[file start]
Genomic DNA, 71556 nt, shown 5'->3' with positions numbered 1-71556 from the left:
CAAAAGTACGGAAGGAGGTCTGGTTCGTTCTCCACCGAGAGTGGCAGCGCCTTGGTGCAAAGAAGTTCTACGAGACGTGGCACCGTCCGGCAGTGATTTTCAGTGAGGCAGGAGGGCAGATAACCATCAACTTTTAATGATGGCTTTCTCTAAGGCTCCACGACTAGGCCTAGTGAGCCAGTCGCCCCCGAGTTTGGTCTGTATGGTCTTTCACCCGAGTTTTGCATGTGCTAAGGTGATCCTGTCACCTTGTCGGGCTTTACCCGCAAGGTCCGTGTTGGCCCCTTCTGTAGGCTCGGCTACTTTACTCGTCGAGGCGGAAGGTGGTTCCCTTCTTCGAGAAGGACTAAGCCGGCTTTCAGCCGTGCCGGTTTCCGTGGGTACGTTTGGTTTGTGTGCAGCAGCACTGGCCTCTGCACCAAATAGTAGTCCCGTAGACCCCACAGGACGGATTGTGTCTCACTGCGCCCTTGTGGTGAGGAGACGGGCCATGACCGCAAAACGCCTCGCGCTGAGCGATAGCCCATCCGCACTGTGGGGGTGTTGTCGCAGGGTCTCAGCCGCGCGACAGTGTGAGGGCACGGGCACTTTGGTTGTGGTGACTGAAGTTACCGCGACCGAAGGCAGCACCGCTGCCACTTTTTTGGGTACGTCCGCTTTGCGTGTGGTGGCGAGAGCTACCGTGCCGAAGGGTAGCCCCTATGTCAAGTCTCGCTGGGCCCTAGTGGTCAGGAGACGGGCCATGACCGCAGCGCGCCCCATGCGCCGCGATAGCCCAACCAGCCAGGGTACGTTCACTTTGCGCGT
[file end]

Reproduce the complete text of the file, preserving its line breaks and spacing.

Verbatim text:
Genomic DNA, 71556 nt, shown 5'->3' with positions numbered 1-71556 from the left:
CAAAAGTACGGAAGGAGGTCTGGTTCGTTCTCCACCGAGAGTGGCAGCGCCTTGGTGCAAAGAAGTTCTACGAGACGTGGCACCGTCCGGCAGTGATTTTCAGTGAGGCAGGAGGGCAGATAACCATCAACTTTTAATGATGGCTTTCTCTAAGGCTCCACGACTAGGCCTAGTGAGCCAGTCGCCCCCGAGTTTGGTCTGTATGGTCTTTCACCCGAGTTTTGCATGTGCTAAGGTGATCCTGTCACCTTGTCGGGCTTTACCCGCAAGGTCCGTGTTGGCCCCTTCTGTAGGCTCGGCTACTTTACTCGTCGAGGCGGAAGGTGGTTCCCTTCTTCGAGAAGGACTAAGCCGGCTTTCAGCCGTGCCGGTTTCCGTGGGTACGTTTGGTTTGTGTGCAGCAGCACTGGCCTCTGCACCAAATAGTAGTCCCGTAGACCCCACAGGACGGATTGTGTCTCACTGCGCCCTTGTGGTGAGGAGACGGGCCATGACCGCAAAACGCCTCGCGCTGAGCGATAGCCCATCCGCACTGTGGGGGTGTTGTCGCAGGGTCTCAGCCGCGCGACAGTGTGAGGGCACGGGCACTTTGGTTGTGGTGACTGAAGTTACCGCGACCGAAGGCAGCACCGCTGCCACTTTTTTGGGTACGTCCGCTTTGCGTGTGGTGGCGAGAGCTACCGTGCCGAAGGGTAGCCCCTATGTCAAGTCTCGCTGGGCCCTAGTGGTCAGGAGACGGGCCATGACCGCAGCGCGCCCCATGCGCCGCGATAGCCCAACCAGCCAGGGTACGTTCACTTTGCGCGT